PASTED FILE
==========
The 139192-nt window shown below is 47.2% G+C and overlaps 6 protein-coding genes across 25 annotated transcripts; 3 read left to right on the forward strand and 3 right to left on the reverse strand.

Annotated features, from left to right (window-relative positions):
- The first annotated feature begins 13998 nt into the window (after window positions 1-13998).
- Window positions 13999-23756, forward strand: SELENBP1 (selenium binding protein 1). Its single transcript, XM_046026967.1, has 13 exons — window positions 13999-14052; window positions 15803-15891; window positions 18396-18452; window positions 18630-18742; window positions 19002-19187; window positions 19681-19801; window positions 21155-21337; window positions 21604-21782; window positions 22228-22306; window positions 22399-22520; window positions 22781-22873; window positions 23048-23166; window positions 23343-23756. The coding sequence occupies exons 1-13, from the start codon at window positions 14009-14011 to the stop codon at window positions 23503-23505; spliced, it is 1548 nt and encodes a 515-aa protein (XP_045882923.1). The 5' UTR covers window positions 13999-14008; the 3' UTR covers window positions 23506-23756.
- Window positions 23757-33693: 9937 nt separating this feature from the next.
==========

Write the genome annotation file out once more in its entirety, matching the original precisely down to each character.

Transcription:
The 139192-nt window shown below is 47.2% G+C and overlaps 6 protein-coding genes across 25 annotated transcripts; 3 read left to right on the forward strand and 3 right to left on the reverse strand.

Annotated features, from left to right (window-relative positions):
- The first annotated feature begins 13998 nt into the window (after window positions 1-13998).
- Window positions 13999-23756, forward strand: SELENBP1 (selenium binding protein 1). Its single transcript, XM_046026967.1, has 13 exons — window positions 13999-14052; window positions 15803-15891; window positions 18396-18452; window positions 18630-18742; window positions 19002-19187; window positions 19681-19801; window positions 21155-21337; window positions 21604-21782; window positions 22228-22306; window positions 22399-22520; window positions 22781-22873; window positions 23048-23166; window positions 23343-23756. The coding sequence occupies exons 1-13, from the start codon at window positions 14009-14011 to the stop codon at window positions 23503-23505; spliced, it is 1548 nt and encodes a 515-aa protein (XP_045882923.1). The 5' UTR covers window positions 13999-14008; the 3' UTR covers window positions 23506-23756.
- Window positions 23757-33693: 9937 nt separating this feature from the next.